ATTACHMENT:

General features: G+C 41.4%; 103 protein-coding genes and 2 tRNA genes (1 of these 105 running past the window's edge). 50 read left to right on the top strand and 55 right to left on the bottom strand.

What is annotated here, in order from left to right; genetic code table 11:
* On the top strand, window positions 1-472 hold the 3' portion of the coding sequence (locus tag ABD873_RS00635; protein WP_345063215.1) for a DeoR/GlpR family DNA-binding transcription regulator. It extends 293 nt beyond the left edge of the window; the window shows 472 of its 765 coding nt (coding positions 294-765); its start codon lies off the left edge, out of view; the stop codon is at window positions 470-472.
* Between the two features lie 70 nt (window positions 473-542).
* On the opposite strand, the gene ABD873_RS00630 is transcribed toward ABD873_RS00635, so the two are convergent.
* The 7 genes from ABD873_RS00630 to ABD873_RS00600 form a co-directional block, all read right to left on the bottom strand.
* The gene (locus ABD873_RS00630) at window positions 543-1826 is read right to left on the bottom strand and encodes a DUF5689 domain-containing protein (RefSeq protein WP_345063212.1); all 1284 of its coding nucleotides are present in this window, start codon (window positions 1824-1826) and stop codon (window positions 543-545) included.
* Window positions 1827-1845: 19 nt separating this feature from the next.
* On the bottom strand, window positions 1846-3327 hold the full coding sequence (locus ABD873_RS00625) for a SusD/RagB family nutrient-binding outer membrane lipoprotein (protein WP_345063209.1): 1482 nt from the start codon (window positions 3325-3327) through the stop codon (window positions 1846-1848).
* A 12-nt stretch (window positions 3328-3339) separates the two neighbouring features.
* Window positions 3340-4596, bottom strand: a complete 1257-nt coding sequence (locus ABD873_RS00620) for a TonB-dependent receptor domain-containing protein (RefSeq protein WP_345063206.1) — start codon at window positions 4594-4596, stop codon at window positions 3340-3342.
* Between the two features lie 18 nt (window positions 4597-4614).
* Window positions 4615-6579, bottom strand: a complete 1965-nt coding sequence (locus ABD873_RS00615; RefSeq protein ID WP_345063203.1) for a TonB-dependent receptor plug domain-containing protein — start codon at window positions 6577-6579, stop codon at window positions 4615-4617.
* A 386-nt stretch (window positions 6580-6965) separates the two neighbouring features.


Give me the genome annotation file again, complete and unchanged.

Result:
General features: G+C 41.4%; 103 protein-coding genes and 2 tRNA genes (1 of these 105 running past the window's edge). 50 read left to right on the top strand and 55 right to left on the bottom strand.

What is annotated here, in order from left to right; genetic code table 11:
* On the top strand, window positions 1-472 hold the 3' portion of the coding sequence (locus tag ABD873_RS00635; protein WP_345063215.1) for a DeoR/GlpR family DNA-binding transcription regulator. It extends 293 nt beyond the left edge of the window; the window shows 472 of its 765 coding nt (coding positions 294-765); its start codon lies off the left edge, out of view; the stop codon is at window positions 470-472.
* Between the two features lie 70 nt (window positions 473-542).
* On the opposite strand, the gene ABD873_RS00630 is transcribed toward ABD873_RS00635, so the two are convergent.
* The 7 genes from ABD873_RS00630 to ABD873_RS00600 form a co-directional block, all read right to left on the bottom strand.
* The gene (locus ABD873_RS00630) at window positions 543-1826 is read right to left on the bottom strand and encodes a DUF5689 domain-containing protein (RefSeq protein WP_345063212.1); all 1284 of its coding nucleotides are present in this window, start codon (window positions 1824-1826) and stop codon (window positions 543-545) included.
* Window positions 1827-1845: 19 nt separating this feature from the next.
* On the bottom strand, window positions 1846-3327 hold the full coding sequence (locus ABD873_RS00625) for a SusD/RagB family nutrient-binding outer membrane lipoprotein (protein WP_345063209.1): 1482 nt from the start codon (window positions 3325-3327) through the stop codon (window positions 1846-1848).
* A 12-nt stretch (window positions 3328-3339) separates the two neighbouring features.
* Window positions 3340-4596, bottom strand: a complete 1257-nt coding sequence (locus ABD873_RS00620) for a TonB-dependent receptor domain-containing protein (RefSeq protein WP_345063206.1) — start codon at window positions 4594-4596, stop codon at window positions 3340-3342.
* Between the two features lie 18 nt (window positions 4597-4614).
* Window positions 4615-6579, bottom strand: a complete 1965-nt coding sequence (locus ABD873_RS00615; RefSeq protein ID WP_345063203.1) for a TonB-dependent receptor plug domain-containing protein — start codon at window positions 6577-6579, stop codon at window positions 4615-4617.
* A 386-nt stretch (window positions 6580-6965) separates the two neighbouring features.